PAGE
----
BY KATHY P. BEHAN
Well, I made it through another dinner. This isn’t much of an accomplishment for most people, but for me, this is a considerable feat. I never thought my life would come to this. But then again, I never stopped to consider what dinnertime would be like with three hungry, grouchy, tired and generally overly souped-up kids around.
There are many logistical problems with this time of day. But by far, the most difficult part of dinner is trying to prepare, cook and serve food while simultaneously trying to peel my 1-year-old off my leg, and ref nonstop arguments between the boys. When the kitchen chaos is at its peak, I’m often tempted to look for a hidden camera that must be strategically placed in the room. This just can’t be real life. It has to be some wild scene created for a made-for-TV movie.
I hate to admit it, but unfortunately, I’m part of the problem. To be blunt, I’ve had it. I’m a great mother until about 6 p.m., but after that, watch out. My patience, good humor and energy levels are all running on empty. I’m ready for the second shift to take over, but he won’t arrive for another couple of hours.
All I want is a little peace and quiet — and to eat my dinner while it’s hot. Doesn’t sound too unreasonable does it? The kids though have an entirely different agenda. They seem to have temporarily banded together to plot their mother’s mental demise. Yelling at decibel levels that shake windows, trying out new karate moves on each other, hurling toys and books, destroying each other’s projects. … I feel as if I’m caught up in a hurricane of destruction.
Creative — and nonviolent — solutions to this wildness escape me. As if by magic, sanity returns (at least temporarily). My mission becomes clear: Feed these children by whatever means are necessary. After all, everyone knows mothers are Superwomen capable of doing impossible feats and multiple tasks all in a single bound. Being a mom, I must possess the traits necessary to handle the dreaded dinnertime. I just have to harness my “powers.”
With that in mind, I plan my strategy. First, to simplify life I attempt a novel concept — all of us eating the same meal. The fare, that ever-popular hot dog, macaroni and cheese plus vegetable combo. I’ve never been known for my culinary expertise, so at least I’m spared the gourmet chef pressure and therefore, guilt that many of my friends experience. Low standards really help at a time like this.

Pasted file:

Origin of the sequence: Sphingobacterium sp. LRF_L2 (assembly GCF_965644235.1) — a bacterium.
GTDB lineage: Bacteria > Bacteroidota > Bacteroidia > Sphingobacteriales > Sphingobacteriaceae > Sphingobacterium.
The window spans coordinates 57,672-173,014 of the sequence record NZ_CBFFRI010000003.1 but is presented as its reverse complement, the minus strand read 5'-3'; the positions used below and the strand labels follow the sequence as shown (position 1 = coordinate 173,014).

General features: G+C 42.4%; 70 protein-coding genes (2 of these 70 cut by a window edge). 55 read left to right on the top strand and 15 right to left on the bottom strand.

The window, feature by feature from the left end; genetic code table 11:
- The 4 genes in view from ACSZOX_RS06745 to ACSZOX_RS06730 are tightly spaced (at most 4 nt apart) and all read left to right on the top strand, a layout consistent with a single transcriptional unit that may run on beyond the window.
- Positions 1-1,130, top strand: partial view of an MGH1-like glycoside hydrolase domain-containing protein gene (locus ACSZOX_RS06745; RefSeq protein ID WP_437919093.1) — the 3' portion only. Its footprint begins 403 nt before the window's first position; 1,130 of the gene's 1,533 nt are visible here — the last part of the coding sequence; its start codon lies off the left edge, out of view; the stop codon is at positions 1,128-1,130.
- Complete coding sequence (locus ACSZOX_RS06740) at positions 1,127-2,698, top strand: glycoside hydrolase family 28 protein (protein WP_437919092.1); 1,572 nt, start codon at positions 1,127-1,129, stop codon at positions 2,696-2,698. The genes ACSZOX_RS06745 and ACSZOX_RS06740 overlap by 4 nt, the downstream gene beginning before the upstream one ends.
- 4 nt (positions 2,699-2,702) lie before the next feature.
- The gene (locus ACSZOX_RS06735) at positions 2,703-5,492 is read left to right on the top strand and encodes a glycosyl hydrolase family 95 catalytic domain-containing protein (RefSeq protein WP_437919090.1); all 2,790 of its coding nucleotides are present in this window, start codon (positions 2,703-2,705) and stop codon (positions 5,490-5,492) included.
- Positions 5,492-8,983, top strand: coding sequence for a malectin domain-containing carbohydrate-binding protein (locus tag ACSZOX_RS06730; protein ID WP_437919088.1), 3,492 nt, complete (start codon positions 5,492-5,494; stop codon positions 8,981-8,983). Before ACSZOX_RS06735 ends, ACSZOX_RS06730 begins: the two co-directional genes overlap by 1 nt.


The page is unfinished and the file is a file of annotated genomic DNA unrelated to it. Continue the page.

Next, I decide to divide and conquer. One child is banished to his room, the other downstairs and the third is made captive in her high chair, distracted and contented with a slice of cheese. So far, so good.
Time to cook
Let the cooking begin! While the water boils, the vegetables simmer, the hot dogs cook, I set the table. Son No. 2 enters the room and complains that he can’t get the laser to fit in his action figure’s hand. Without missing a beat I secure said weapon in Spiderman’s hand, and turn back to the stove. Screams from child No. 3, who has finished her cheese and is ready for her next course, interrupt once again. Luckily the vegetables are ready, so I quickly butter them, place them in a bowl and give them to the baby.
I continue to check on the progress of the remainder of the dinner, and notice that son No. 1 has snuck by me into the room of son No. 2 and has chosen this inopportune moment to take back the action figures that he had loaned his brother. A loud fight ensues. After putting the boys in time out, I begin dishing out the meal when child No. 3 decides she’s not quite desperate enough to eat these vegetables, and hurls them onto the ground.
On hands and knees, I search for and clean up the mashed sticky peas that now cover one third of the kitchen floor as my daughter decides that she is desperate for something to eat, and begins an ear-shattering wail.
The boys decide they’ve been patient enough and want their dinner NOW. Hopping to my feet, and mashing a dozen peas in the process, I dish up and bring them their dinners.
“I hate peas!” complains one.
These noodles are sticking together, Mom,” says the other, while the wailing continues from the third.
Ignoring the boys, I fix and give the baby her dinner and sit down to eat my own.
“You forgot the milk, Mom!”
“Yeah, I’m thirsty too.”
Trips to the refrigerator, glass cabinet and back to the table. Resume eating. Cease eating; wetness is seeping onto my pant’s leg. Son No. 2 has spilled his milk and is watching in mute fascination as the puddle spreads out and drips from the table onto his mother.
The rest of the meal and the massive clean up that follows, continue in basically the same unrelenting and extremely frustrating fashion.
After all this chaos and commotion, it’s hard to think of anything positive about this experience. OK, I’ll try. Well the kids are fed, they even seemed to enjoy their meal, and we all lived through the experience.
And one more thing, the best part of all — it’s over until tomorrow night.
Kathy P. Behan, a mother of three, is a nationally published freelance writer, specializing in health and family issues.